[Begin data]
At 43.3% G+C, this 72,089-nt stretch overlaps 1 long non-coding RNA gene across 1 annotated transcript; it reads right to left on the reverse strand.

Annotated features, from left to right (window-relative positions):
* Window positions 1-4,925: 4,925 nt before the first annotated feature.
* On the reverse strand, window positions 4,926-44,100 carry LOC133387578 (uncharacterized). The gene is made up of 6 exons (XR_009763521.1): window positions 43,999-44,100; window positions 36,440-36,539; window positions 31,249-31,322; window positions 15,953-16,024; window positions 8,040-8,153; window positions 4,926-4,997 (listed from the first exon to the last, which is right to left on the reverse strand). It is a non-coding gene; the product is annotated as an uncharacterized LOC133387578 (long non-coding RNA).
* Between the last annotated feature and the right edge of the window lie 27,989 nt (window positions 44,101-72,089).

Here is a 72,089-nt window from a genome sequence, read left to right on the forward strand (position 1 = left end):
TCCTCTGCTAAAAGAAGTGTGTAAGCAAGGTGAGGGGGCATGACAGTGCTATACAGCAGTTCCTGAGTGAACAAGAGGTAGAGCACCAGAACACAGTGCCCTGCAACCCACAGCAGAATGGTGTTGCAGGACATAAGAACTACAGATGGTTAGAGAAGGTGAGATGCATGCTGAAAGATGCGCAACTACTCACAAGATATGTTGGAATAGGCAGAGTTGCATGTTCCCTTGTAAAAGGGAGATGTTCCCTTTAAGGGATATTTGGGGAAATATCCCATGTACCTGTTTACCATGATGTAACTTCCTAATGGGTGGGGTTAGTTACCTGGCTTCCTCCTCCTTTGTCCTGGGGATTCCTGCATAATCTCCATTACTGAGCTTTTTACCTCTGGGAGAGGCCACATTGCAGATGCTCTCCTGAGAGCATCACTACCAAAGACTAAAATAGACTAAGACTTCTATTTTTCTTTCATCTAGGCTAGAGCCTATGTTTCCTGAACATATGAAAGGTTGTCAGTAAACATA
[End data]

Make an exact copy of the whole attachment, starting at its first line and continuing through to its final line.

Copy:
At 43.3% G+C, this 72,089-nt stretch overlaps 1 long non-coding RNA gene across 1 annotated transcript; it reads right to left on the reverse strand.

Annotated features, from left to right (window-relative positions):
* Window positions 1-4,925: 4,925 nt before the first annotated feature.
* On the reverse strand, window positions 4,926-44,100 carry LOC133387578 (uncharacterized). The gene is made up of 6 exons (XR_009763521.1): window positions 43,999-44,100; window positions 36,440-36,539; window positions 31,249-31,322; window positions 15,953-16,024; window positions 8,040-8,153; window positions 4,926-4,997 (listed from the first exon to the last, which is right to left on the reverse strand). It is a non-coding gene; the product is annotated as an uncharacterized LOC133387578 (long non-coding RNA).
* Between the last annotated feature and the right edge of the window lie 27,989 nt (window positions 44,101-72,089).

Here is a 72,089-nt window from a genome sequence, read left to right on the forward strand (position 1 = left end):
TCCTCTGCTAAAAGAAGTGTGTAAGCAAGGTGAGGGGGCATGACAGTGCTATACAGCAGTTCCTGAGTGAACAAGAGGTAGAGCACCAGAACACAGTGCCCTGCAACCCACAGCAGAATGGTGTTGCAGGACATAAGAACTACAGATGGTTAGAGAAGGTGAGATGCATGCTGAAAGATGCGCAACTACTCACAAGATATGTTGGAATAGGCAGAGTTGCATGTTCCCTTGTAAAAGGGAGATGTTCCCTTTAAGGGATATTTGGGGAAATATCCCATGTACCTGTTTACCATGATGTAACTTCCTAATGGGTGGGGTTAGTTACCTGGCTTCCTCCTCCTTTGTCCTGGGGATTCCTGCATAATCTCCATTACTGAGCTTTTTACCTCTGGGAGAGGCCACATTGCAGATGCTCTCCTGAGAGCATCACTACCAAAGACTAAAATAGACTAAGACTTCTATTTTTCTTTCATCTAGGCTAGAGCCTATGTTTCCTGAACATATGAAAGGTTGTCAGTAAACATA